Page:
BCA-Navigator: a Classification System
The pile BCA-I’s, with strips that each indicate a single border experience, is growing. Yes, the purpose of the project is to do justice to borders on maps but by focussing on the BCA-I and its performativity while undertaking a BCA, the quality of a BCA-I after usage is neglected. Each and every single strip contains the experience of a BCA documented precisely and intimately. So, the BCA-I’s become a collection of documented and localised experiences of how a border is perceived. But there are so many, and they are so diverse! From a train to signalisation to pastries in a bakery and much more. How to classify, order and reflect on all these valuable and vulnerable strips?
The overall quality of the single strips still related to the actual location of the BCA (first part of the BCA-I) appears to be sufficiently high to exist independently of the other BCA guidelines. It is even starting to become possible and interesting to lay different strips, border crossers and locations side by side and compare experiences. Admittedly, it remains a hassle not to get lost in all the singular strips and BCA-I’s. There must be a way to exchange and restructure the captured border experiences. The strips themselves then form the cornerstones in a recomposed map arranged according to a theme or problem.
However, it remains impossible to separate the strips from the location of the BCA. That is where the difficulty lies in developing a navigation system through the strips. These strips form autonomous cornerstones for thematic maps that enter the debate about borders within border regions, but because it concerns local and intimate knowledge that is situated, they must remain linked to their physical location.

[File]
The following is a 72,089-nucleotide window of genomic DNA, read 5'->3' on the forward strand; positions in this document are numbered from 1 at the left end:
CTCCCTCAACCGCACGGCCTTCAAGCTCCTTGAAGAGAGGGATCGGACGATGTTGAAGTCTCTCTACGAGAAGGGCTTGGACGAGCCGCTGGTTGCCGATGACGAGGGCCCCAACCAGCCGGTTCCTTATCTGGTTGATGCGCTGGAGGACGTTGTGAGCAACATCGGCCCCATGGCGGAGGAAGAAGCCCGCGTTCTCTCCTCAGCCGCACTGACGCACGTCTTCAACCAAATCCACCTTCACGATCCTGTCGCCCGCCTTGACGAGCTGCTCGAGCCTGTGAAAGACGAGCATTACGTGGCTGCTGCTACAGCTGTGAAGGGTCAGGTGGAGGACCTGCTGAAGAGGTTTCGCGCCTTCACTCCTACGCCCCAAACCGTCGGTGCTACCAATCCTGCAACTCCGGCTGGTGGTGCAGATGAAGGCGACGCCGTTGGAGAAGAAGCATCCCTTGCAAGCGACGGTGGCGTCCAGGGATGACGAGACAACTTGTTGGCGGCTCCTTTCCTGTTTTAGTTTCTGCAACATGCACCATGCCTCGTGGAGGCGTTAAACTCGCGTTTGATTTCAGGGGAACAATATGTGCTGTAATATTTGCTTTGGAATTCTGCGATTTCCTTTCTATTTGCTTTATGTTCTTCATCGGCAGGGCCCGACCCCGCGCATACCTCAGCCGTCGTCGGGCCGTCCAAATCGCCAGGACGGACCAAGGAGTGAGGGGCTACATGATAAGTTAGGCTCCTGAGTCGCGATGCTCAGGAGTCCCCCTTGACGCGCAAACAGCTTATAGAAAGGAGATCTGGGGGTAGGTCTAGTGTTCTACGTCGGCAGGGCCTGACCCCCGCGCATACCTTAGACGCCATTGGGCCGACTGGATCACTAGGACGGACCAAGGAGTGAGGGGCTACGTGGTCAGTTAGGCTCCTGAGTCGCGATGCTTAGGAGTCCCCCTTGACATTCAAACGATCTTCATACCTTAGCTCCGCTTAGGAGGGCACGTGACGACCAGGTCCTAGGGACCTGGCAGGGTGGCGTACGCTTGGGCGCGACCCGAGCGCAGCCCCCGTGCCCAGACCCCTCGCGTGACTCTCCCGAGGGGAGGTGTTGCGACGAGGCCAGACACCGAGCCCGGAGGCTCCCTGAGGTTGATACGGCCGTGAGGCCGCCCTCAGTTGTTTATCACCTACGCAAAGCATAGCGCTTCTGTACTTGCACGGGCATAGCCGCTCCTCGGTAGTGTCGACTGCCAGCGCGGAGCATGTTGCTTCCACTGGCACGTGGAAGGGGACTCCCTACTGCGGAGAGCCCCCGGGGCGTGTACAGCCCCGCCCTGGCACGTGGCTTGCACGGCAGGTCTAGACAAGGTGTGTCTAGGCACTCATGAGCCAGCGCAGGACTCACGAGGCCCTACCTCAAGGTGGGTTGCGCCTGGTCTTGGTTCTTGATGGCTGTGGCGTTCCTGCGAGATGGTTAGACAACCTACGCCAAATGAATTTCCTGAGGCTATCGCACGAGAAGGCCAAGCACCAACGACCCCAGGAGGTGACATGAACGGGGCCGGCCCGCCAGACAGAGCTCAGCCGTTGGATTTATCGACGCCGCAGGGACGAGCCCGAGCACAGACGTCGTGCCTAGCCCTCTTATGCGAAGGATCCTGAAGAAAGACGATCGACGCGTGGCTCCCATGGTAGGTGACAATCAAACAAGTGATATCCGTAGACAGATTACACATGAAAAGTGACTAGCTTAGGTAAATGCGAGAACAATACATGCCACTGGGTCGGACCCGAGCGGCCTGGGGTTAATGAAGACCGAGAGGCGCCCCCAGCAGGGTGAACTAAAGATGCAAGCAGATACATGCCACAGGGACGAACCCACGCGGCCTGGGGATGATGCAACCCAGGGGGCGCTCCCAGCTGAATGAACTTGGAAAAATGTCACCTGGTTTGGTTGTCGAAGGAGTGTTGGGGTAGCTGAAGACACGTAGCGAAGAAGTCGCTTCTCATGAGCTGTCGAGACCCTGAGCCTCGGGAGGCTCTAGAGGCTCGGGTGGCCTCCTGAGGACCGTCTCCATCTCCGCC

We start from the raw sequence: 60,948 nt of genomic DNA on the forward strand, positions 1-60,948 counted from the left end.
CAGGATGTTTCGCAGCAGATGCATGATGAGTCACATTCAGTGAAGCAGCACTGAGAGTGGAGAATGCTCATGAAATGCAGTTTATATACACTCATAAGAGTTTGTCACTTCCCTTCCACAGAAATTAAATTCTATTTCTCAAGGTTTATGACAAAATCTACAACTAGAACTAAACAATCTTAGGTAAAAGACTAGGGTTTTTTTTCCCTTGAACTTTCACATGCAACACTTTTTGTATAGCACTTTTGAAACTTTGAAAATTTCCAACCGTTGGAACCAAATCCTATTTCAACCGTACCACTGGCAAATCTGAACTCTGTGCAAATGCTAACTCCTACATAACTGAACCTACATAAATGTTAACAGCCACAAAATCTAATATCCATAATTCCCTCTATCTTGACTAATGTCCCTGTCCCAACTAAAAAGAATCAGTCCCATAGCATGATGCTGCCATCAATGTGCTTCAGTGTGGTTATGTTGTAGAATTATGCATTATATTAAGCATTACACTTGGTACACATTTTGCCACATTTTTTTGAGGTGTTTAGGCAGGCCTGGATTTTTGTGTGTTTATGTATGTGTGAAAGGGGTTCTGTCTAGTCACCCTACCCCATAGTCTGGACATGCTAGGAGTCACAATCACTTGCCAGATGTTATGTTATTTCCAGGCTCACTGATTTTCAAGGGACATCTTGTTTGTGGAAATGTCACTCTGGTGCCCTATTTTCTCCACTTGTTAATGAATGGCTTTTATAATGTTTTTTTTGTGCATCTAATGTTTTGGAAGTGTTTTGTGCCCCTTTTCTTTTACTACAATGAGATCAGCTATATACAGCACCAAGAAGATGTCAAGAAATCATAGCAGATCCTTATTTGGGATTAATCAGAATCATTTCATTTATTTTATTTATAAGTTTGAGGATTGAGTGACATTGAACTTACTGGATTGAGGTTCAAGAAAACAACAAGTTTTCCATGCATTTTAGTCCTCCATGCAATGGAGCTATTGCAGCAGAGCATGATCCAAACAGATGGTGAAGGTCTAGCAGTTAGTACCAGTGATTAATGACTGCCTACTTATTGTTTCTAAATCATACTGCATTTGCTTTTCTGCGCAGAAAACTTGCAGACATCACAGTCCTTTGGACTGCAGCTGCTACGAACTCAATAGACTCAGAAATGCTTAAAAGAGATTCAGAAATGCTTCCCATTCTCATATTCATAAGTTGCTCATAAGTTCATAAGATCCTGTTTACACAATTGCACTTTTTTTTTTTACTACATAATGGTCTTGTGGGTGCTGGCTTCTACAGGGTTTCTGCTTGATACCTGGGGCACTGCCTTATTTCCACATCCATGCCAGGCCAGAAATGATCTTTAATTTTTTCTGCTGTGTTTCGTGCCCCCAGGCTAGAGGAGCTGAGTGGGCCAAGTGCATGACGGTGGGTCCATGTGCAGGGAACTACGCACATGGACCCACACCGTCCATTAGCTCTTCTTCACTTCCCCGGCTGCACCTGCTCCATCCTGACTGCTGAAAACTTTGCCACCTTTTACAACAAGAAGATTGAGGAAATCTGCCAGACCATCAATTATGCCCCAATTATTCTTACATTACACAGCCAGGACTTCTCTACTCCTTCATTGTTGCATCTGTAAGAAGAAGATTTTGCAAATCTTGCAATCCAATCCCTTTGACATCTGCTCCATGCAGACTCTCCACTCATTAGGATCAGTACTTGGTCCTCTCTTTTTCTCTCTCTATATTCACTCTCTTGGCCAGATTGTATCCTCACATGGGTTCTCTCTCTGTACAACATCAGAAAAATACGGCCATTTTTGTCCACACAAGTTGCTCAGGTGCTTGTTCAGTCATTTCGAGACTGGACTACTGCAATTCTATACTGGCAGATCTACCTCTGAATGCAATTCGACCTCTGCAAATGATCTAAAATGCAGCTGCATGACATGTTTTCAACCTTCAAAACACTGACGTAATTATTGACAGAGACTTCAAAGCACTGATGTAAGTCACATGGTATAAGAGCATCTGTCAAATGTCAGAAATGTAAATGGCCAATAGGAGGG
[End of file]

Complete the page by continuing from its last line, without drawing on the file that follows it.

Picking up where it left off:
In this context the BCA-Navigator is born. The BCA-N tries to structure and classify the strips through the addition of a filter system according to themes that the strips contain. In doing so it loosens the connection with the border crosser but retains its connection with the location of the BCA.
The BCA-Navigator’s Purpose
The purpose of the BCA-N is to help find the way in the labyrinth shaped by all the strips on the one hand. On the other, the BCA-N allows the user to outline own routes and walks through all the border experiences. To dare to deviate from the broad paths and take the small single-track paths and learn new things about border regions.
The classification themes accessible via the filter system are rooted in the fieldwork as they are distilled from the BCA-I’s. As a result of the BCA-N, border experiences become part of the broader debate within border regions.